The results from Stan and Flexmix (in some runs of Flexmix) converge. Even looking at Figure 1, it appears that these fold changes coming from the model with two sets of regression coefficients are better, but for practical purposes a simpler model with one set of coefficients is not bad either – as on average these differences are essentially close to zero in both models (see Figure 2), when accounting for sampling variability.

**Figure 2: **Differences in the regression coefficients for groups 1 and 0, estimated by calculating the differences in the MCMC samples for each group at each step in the chain. Top Left: Finite mixture model with one set of regression coefficients; Top Right and Bottom Right: Finite mixture model with a separate set of regression coefficients for each group.

Now we generate a grouping factor for this data using a clustering algorithm e.g. kmeans and look for two clusters.

**Figure 3: **Density plot of the data conditioned on the 2 new groups assigned via kmeans.

The code snippets below show the results after using kmeans and fitting a simple linear model with and without the new grouping factor included.

> km = kmeans(dfData$x, centers = 2) > > dfData$cluster = factor(km$cluster) > > densityplot(~ x | cluster, groups=fGroups, data=dfData, auto.key=T) ## calculate averages in each group in each cluster > tapply(dfData$x, dfData$cluster:dfData$fGroups, mean) 1:0 1:1 2:0 2:1 9.509156 9.369081 15.905407 16.228547 ## compare these results with the stan ## using algebra to calculate these differences > 9.369081 - 9.509156 [1] -0.140075 ### cluster 1 difference > 16.228547 - 15.905407 [1] 0.32314 ### cluster 2 difference > fit.1 = lm(x ~ fGroups, data=dfData) > summary(fit.1) Call: lm(formula = x ~ fGroups, data = dfData) Residuals: Min 1Q Median 3Q Max -4.243 -3.822 1.939 2.793 4.700 Coefficients: Estimate Std. Error t value Pr(>|t|) (Intercept) 13.4453 0.6611 20.339 <2e-16 *** fGroups1 -0.4660 1.0174 -0.458 0.649 --- Signif. codes: 0 ‘***’ 0.001 ‘**’ 0.01 ‘*’ 0.05 ‘.’ 0.1 ‘ ’ 1 Residual standard error: 3.371 on 43 degrees of freedom Multiple R-squared: 0.004855, Adjusted R-squared: -0.01829 F-statistic: 0.2098 on 1 and 43 DF, p-value: 0.6492 > > fit.2 = lm(x ~ fGroups + cluster, data=dfData) > summary(fit.2) Call: lm(formula = x ~ fGroups + cluster, data = dfData) Residuals: Min 1Q Median 3Q Max -1.22321 -0.37132 -0.09708 0.27576 1.95703 Coefficients: Estimate Std. Error t value Pr(>|t|) (Intercept) 9.3852 0.1590 59.032 <2e-16 *** fGroups1 0.1217 0.1780 0.683 0.498 cluster2 6.5977 0.1780 37.061 <2e-16 *** --- Signif. codes: 0 ‘***’ 0.001 ‘**’ 0.01 ‘*’ 0.05 ‘.’ 0.1 ‘ ’ 1 Residual standard error: 0.5875 on 42 degrees of freedom Multiple R-squared: 0.9705, Adjusted R-squared: 0.9691 F-statistic: 690.2 on 2 and 42 DF, p-value: < 2.2e-16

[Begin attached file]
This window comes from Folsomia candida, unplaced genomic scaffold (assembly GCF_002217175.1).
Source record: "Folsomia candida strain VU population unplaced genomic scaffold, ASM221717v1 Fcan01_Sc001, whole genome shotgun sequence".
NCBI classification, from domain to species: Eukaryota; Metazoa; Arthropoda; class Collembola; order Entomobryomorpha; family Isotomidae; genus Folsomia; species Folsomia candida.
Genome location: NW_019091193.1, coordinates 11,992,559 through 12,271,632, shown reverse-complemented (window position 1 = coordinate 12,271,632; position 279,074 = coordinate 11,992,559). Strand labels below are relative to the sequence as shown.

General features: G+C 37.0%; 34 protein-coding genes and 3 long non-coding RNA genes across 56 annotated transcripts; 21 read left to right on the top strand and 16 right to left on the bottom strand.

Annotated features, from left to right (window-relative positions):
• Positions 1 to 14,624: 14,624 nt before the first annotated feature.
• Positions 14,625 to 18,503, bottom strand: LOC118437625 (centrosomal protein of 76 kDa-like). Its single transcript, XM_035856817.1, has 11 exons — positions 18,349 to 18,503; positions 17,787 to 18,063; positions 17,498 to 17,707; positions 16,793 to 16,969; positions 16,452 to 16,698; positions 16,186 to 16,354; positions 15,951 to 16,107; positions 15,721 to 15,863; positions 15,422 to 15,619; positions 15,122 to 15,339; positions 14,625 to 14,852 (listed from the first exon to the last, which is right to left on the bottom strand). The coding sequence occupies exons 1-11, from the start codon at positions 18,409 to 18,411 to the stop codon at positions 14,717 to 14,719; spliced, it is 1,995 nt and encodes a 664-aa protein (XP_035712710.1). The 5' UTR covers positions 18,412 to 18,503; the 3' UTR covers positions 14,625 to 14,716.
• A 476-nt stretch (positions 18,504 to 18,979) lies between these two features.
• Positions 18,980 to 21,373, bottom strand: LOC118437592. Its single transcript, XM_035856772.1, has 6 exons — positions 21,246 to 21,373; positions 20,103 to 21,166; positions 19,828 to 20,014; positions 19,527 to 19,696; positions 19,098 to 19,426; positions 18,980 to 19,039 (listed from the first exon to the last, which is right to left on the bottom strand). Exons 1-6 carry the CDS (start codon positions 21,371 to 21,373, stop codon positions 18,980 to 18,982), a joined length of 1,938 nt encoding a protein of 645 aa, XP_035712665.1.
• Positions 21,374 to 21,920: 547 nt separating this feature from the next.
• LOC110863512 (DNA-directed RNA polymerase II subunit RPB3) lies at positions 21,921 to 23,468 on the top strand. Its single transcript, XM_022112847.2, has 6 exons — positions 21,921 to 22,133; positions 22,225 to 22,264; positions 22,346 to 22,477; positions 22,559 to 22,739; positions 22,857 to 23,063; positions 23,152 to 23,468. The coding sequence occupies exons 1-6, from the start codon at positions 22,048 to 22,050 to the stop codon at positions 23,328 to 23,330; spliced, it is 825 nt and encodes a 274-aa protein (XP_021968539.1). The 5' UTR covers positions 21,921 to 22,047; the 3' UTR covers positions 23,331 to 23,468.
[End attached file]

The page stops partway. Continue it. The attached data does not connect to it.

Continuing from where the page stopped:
The second model shows smaller residuals and a better fit as shown in the results above and the residuals vs fitted values plot shown in Figure 4 below.

**Figure 4: **Residuals vs Fitted values plots for the two normal linear models. The left plot does not contain the information from the new grouping factor to identify the clusters. The right plot shows smaller estimates as it contains information for the main treatment effect and the cluster information.

If we think that the average difference between groups in our treatment of interest in the two clusters is not the same, then we can include an interaction term between the treatment and cluster, but in this case I don’t think its necessary.

* What I gather from this analysis is that one should be very careful if getting larger than expected effect sizes for coefficients* and this could be due to missing information in the model. We have tried to use a mixture model approach (which can have complexities associated with it) or a simpler model. The mixture model assumes the bimodality in the data and hence we can get away with the missing covariate in this case and pay for complexity. The simpler model produces practically comparable results once all the relevant information from the covariates is added.